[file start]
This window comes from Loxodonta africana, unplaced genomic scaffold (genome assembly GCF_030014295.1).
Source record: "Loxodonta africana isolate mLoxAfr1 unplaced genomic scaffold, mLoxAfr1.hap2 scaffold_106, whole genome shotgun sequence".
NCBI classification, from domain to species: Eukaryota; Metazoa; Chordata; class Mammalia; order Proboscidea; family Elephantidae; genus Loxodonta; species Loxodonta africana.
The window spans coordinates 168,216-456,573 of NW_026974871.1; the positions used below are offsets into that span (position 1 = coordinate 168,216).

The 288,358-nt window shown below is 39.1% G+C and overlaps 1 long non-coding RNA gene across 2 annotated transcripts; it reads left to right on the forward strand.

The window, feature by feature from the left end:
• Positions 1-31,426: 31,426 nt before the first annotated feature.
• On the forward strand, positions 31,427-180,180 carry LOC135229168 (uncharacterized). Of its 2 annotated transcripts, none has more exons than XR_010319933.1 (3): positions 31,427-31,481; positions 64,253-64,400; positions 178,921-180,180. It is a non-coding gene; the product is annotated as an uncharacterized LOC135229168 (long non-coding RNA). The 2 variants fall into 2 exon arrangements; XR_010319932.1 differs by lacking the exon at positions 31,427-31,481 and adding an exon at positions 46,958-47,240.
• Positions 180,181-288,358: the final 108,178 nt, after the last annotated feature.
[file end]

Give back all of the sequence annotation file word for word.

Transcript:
This window comes from Loxodonta africana, unplaced genomic scaffold (genome assembly GCF_030014295.1).
Source record: "Loxodonta africana isolate mLoxAfr1 unplaced genomic scaffold, mLoxAfr1.hap2 scaffold_106, whole genome shotgun sequence".
NCBI classification, from domain to species: Eukaryota; Metazoa; Chordata; class Mammalia; order Proboscidea; family Elephantidae; genus Loxodonta; species Loxodonta africana.
The window spans coordinates 168,216-456,573 of NW_026974871.1; the positions used below are offsets into that span (position 1 = coordinate 168,216).

The 288,358-nt window shown below is 39.1% G+C and overlaps 1 long non-coding RNA gene across 2 annotated transcripts; it reads left to right on the forward strand.

The window, feature by feature from the left end:
• Positions 1-31,426: 31,426 nt before the first annotated feature.
• On the forward strand, positions 31,427-180,180 carry LOC135229168 (uncharacterized). Of its 2 annotated transcripts, none has more exons than XR_010319933.1 (3): positions 31,427-31,481; positions 64,253-64,400; positions 178,921-180,180. It is a non-coding gene; the product is annotated as an uncharacterized LOC135229168 (long non-coding RNA). The 2 variants fall into 2 exon arrangements; XR_010319932.1 differs by lacking the exon at positions 31,427-31,481 and adding an exon at positions 46,958-47,240.
• Positions 180,181-288,358: the final 108,178 nt, after the last annotated feature.